Irish Times Poll: Majority of people believe pandemic will get worse

Almost a third of voters favour additional restrictions to tackle Covid-19

A third of voters believe  the current level of restrictions is not sufficient to ‘safeguard the health of the population’.  Photograph: Crispin Rodwell/ The Irish Times

A third of voters believe the current level of restrictions is not sufficient to ‘safeguard the health of the population’. Photograph: Crispin Rodwell/ The Irish Times

 

Most people expect the pandemic to get worse and only a fifth of voters believe that the current restrictions are too severe, according to the latest Irish Times/Ipsos MRBI opinion poll.

A clear majority of voters (58 per cent) say that the Government is “doing a good job” managing the pandemic but that number has dropped sharply since the last poll which was taken in June, as the country was opening up.

The number of voters who say that the Government is “not doing a good job” has surged, from 9 per cent in June to 36 per cent.

Just under half of all voters (45 per cent) say that the current level of restrictions is “about right”, while 21 per cent say that there are too many restrictions which are “damaging business and the economy unnecessarily”. However, almost a third of voters (32 per cent) favour additional restrictions, and say that the current level of restrictions is not sufficient to “safeguard the health of the population”.

The public’s mood about the future with Covid is quite pessimistic. Just 22 per cent of people believe that the worst of the pandemic is behind us, while 69 per cent say that “the worst is yet to come”. Older people are significantly gloomier about the future than younger voters, while women are also more likely than men to say that the worst is ahead.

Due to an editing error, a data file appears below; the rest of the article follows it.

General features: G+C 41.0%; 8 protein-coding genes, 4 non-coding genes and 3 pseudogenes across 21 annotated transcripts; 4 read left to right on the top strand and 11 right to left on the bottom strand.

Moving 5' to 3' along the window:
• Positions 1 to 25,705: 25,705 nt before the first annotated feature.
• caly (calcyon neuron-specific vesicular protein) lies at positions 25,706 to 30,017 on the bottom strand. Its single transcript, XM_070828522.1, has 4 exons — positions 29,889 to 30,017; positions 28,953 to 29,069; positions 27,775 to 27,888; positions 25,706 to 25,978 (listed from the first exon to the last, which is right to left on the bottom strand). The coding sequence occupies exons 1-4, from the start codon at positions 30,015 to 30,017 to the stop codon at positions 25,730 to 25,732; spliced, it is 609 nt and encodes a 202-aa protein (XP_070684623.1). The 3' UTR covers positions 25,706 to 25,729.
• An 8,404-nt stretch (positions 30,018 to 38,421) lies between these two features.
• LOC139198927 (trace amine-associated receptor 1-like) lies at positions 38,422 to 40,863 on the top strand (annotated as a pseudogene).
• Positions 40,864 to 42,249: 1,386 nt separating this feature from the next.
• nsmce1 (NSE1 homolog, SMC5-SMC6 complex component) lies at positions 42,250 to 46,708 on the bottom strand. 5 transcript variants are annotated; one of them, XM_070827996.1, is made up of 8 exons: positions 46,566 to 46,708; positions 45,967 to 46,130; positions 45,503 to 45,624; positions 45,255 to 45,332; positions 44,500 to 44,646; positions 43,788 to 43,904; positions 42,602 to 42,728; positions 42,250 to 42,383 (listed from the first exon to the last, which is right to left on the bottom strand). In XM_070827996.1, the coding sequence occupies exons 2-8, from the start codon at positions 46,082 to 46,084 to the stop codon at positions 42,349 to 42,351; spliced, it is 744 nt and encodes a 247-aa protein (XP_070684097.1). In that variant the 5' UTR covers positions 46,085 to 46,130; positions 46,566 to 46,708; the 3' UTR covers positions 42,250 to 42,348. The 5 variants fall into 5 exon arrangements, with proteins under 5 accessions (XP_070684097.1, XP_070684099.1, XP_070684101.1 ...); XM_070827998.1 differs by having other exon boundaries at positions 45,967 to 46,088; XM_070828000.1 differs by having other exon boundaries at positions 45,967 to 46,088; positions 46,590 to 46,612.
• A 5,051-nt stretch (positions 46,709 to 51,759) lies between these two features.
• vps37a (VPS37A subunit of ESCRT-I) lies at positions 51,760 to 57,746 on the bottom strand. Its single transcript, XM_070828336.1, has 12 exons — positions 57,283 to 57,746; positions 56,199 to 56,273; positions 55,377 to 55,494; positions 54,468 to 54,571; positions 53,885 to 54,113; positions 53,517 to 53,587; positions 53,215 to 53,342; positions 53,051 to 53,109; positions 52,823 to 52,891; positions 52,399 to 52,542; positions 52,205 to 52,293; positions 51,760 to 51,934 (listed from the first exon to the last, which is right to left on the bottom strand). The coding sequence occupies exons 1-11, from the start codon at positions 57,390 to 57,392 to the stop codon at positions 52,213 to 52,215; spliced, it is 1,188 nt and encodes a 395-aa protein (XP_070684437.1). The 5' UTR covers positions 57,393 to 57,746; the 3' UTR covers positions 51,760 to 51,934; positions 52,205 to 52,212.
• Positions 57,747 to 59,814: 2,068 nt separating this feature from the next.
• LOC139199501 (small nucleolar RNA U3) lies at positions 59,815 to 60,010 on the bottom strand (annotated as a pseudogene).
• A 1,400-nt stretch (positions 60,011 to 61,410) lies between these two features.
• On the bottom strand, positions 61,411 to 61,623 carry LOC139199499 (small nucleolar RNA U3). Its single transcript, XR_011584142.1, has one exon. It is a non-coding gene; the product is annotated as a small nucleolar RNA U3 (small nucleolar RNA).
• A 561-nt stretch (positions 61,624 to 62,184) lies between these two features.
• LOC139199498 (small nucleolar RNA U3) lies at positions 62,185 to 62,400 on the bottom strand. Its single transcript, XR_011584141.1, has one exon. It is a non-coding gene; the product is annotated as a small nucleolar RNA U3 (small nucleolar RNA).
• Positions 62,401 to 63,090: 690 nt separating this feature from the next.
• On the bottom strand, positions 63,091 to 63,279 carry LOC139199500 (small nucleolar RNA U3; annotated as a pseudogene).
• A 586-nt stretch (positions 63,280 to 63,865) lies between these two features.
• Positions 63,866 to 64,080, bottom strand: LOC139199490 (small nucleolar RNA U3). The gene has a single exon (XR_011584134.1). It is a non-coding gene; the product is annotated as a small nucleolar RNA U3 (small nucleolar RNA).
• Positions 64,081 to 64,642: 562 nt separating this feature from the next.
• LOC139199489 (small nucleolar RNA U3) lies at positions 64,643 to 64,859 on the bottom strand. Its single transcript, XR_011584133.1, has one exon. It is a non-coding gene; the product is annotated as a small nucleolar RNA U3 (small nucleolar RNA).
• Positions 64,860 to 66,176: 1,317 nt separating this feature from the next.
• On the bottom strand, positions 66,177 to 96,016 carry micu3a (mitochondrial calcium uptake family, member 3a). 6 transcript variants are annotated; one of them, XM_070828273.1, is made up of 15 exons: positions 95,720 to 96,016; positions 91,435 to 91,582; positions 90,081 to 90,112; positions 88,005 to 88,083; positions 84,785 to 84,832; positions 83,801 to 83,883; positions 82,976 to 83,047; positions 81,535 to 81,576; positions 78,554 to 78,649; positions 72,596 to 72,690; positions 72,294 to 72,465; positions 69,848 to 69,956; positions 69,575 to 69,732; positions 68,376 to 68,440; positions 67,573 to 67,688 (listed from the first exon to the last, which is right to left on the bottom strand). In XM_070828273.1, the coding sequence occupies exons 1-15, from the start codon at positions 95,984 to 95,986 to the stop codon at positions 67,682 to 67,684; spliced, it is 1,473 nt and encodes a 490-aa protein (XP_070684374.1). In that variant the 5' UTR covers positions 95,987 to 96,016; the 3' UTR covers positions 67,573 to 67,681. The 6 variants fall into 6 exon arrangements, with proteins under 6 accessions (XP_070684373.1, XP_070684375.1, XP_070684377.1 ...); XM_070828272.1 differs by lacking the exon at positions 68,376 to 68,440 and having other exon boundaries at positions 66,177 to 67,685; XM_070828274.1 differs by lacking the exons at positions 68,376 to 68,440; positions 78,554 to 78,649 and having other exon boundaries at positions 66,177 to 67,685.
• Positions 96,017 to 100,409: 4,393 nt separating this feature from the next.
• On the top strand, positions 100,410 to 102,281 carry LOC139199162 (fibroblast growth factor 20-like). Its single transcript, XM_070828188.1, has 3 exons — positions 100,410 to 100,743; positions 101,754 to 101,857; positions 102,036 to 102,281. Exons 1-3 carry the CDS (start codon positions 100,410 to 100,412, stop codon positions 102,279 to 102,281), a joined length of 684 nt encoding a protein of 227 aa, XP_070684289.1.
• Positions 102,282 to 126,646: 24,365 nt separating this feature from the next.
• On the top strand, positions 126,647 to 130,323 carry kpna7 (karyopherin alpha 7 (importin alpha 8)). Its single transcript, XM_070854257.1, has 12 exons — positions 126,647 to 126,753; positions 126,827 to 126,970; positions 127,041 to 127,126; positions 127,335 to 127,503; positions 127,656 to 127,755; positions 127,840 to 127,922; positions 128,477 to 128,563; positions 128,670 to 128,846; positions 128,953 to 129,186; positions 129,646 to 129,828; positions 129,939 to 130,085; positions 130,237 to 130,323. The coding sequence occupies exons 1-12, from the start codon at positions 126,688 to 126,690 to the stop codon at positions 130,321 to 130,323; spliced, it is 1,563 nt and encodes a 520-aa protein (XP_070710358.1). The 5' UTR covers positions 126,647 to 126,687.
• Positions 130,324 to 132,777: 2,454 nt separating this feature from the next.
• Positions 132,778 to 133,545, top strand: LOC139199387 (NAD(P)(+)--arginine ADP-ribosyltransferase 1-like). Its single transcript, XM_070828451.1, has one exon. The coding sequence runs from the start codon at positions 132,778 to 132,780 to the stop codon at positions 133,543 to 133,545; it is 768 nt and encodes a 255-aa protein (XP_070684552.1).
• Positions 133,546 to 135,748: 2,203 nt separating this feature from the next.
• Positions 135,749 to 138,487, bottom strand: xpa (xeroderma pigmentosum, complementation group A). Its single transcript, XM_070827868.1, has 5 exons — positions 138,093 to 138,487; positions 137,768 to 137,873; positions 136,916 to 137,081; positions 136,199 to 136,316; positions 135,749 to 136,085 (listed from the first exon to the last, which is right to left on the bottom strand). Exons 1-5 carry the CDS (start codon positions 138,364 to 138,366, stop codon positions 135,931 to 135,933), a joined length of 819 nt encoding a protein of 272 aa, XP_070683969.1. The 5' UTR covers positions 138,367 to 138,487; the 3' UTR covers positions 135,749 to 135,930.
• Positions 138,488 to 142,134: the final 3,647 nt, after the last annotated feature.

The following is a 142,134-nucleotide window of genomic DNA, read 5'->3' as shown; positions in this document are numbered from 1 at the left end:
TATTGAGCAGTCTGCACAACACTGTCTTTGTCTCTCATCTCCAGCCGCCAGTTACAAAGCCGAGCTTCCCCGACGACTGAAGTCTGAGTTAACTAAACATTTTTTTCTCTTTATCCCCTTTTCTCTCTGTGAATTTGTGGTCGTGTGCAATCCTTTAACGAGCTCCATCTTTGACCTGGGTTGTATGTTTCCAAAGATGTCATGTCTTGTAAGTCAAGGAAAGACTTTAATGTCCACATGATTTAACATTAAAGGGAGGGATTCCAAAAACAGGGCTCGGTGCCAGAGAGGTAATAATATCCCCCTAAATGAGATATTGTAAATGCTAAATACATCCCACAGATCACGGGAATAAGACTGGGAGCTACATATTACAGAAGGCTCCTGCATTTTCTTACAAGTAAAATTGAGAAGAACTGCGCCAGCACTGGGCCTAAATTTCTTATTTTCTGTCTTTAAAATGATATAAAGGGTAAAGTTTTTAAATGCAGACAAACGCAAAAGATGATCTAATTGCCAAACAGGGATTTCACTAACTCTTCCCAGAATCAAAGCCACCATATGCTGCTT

Priorities

Asked about their priorities for next week’s Budget, the pandemic also weighs on people’s views. Investment in the health service is the most popular choice for additional government spending, followed by investment in housing, schools, hospitals and other infrastructure. Given a list of choices where they believed additional spending in the Budget should be prioritised, “green initiatives” was the number one choice of only 4 per cent of respondents to the poll.

Voters also back the decision of TDs to vote in favour of the Dying with Dignity Bill on Wednesday night, which – if passed – will make it legal for someone to assist a terminally ill person to end their own lives.

Over half of all voters (52 per cent) say they are in favour of making it legal to assist someone medically to end their own lives, with just 17 per cent opposed. Over a quarter of respondents to the poll (26 per cent) say they are undecided but “open to hearing both sides of the argument”.

The bill passed its first vote in the Dáil on Wednesday night, when TDs also rejected a Government amendment to stall its progress for a year to allow a special Dáil committee to consider the question of assisted dying.

The poll was taken Saturday-Tuesday, October 3rd to 6th, through in-home interviewing among 1,200 adults at 120 locations in every constituency. The accuracy level is estimated at plus or minus 2.8 per cent. This poll saw a return to the usual face-to-face methodology, after June’s poll was conducted via telephone interviews due to the pandemic.